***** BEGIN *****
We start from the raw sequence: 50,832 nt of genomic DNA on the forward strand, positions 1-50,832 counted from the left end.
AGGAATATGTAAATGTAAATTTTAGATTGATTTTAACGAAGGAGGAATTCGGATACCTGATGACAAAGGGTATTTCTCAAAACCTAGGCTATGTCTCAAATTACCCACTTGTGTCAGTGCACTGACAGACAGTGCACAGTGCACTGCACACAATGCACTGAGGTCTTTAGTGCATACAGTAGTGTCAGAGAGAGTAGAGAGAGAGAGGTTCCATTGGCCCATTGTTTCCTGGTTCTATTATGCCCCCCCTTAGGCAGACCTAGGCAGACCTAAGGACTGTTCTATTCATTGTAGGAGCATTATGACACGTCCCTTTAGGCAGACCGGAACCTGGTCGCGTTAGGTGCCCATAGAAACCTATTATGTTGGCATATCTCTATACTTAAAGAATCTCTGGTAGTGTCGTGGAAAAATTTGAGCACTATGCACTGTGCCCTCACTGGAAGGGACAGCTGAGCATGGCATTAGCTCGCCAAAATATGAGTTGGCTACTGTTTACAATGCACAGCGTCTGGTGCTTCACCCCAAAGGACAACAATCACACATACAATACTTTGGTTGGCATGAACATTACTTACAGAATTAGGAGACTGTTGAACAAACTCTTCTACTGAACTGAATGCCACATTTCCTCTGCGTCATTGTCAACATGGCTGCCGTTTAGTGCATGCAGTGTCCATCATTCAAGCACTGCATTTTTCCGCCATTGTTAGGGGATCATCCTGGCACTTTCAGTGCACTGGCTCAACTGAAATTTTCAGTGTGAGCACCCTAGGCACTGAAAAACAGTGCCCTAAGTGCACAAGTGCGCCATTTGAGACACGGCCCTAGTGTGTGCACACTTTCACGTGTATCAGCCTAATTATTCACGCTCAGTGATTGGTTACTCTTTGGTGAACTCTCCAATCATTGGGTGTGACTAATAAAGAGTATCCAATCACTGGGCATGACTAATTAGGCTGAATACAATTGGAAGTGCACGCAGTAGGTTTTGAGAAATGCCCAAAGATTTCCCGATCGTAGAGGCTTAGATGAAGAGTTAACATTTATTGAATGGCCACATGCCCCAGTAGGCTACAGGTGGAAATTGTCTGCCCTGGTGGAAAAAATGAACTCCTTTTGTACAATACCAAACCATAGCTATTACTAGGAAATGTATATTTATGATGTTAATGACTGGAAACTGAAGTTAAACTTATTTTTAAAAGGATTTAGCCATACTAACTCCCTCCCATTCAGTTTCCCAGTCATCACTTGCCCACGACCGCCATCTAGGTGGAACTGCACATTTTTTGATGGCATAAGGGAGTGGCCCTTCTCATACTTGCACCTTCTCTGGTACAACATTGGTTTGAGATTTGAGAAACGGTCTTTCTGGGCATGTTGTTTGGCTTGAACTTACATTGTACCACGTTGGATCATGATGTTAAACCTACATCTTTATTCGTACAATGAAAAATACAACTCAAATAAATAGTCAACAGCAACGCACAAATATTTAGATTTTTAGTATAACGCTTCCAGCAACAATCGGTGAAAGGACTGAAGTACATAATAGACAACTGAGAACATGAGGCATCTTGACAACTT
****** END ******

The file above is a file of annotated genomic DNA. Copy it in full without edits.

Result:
We start from the raw sequence: 50,832 nt of genomic DNA on the forward strand, positions 1-50,832 counted from the left end.
AGGAATATGTAAATGTAAATTTTAGATTGATTTTAACGAAGGAGGAATTCGGATACCTGATGACAAAGGGTATTTCTCAAAACCTAGGCTATGTCTCAAATTACCCACTTGTGTCAGTGCACTGACAGACAGTGCACAGTGCACTGCACACAATGCACTGAGGTCTTTAGTGCATACAGTAGTGTCAGAGAGAGTAGAGAGAGAGAGGTTCCATTGGCCCATTGTTTCCTGGTTCTATTATGCCCCCCCTTAGGCAGACCTAGGCAGACCTAAGGACTGTTCTATTCATTGTAGGAGCATTATGACACGTCCCTTTAGGCAGACCGGAACCTGGTCGCGTTAGGTGCCCATAGAAACCTATTATGTTGGCATATCTCTATACTTAAAGAATCTCTGGTAGTGTCGTGGAAAAATTTGAGCACTATGCACTGTGCCCTCACTGGAAGGGACAGCTGAGCATGGCATTAGCTCGCCAAAATATGAGTTGGCTACTGTTTACAATGCACAGCGTCTGGTGCTTCACCCCAAAGGACAACAATCACACATACAATACTTTGGTTGGCATGAACATTACTTACAGAATTAGGAGACTGTTGAACAAACTCTTCTACTGAACTGAATGCCACATTTCCTCTGCGTCATTGTCAACATGGCTGCCGTTTAGTGCATGCAGTGTCCATCATTCAAGCACTGCATTTTTCCGCCATTGTTAGGGGATCATCCTGGCACTTTCAGTGCACTGGCTCAACTGAAATTTTCAGTGTGAGCACCCTAGGCACTGAAAAACAGTGCCCTAAGTGCACAAGTGCGCCATTTGAGACACGGCCCTAGTGTGTGCACACTTTCACGTGTATCAGCCTAATTATTCACGCTCAGTGATTGGTTACTCTTTGGTGAACTCTCCAATCATTGGGTGTGACTAATAAAGAGTATCCAATCACTGGGCATGACTAATTAGGCTGAATACAATTGGAAGTGCACGCAGTAGGTTTTGAGAAATGCCCAAAGATTTCCCGATCGTAGAGGCTTAGATGAAGAGTTAACATTTATTGAATGGCCACATGCCCCAGTAGGCTACAGGTGGAAATTGTCTGCCCTGGTGGAAAAAATGAACTCCTTTTGTACAATACCAAACCATAGCTATTACTAGGAAATGTATATTTATGATGTTAATGACTGGAAACTGAAGTTAAACTTATTTTTAAAAGGATTTAGCCATACTAACTCCCTCCCATTCAGTTTCCCAGTCATCACTTGCCCACGACCGCCATCTAGGTGGAACTGCACATTTTTTGATGGCATAAGGGAGTGGCCCTTCTCATACTTGCACCTTCTCTGGTACAACATTGGTTTGAGATTTGAGAAACGGTCTTTCTGGGCATGTTGTTTGGCTTGAACTTACATTGTACCACGTTGGATCATGATGTTAAACCTACATCTTTATTCGTACAATGAAAAATACAACTCAAATAAATAGTCAACAGCAACGCACAAATATTTAGATTTTTAGTATAACGCTTCCAGCAACAATCGGTGAAAGGACTGAAGTACATAATAGACAACTGAGAACATGAGGCATCTTGACAACTT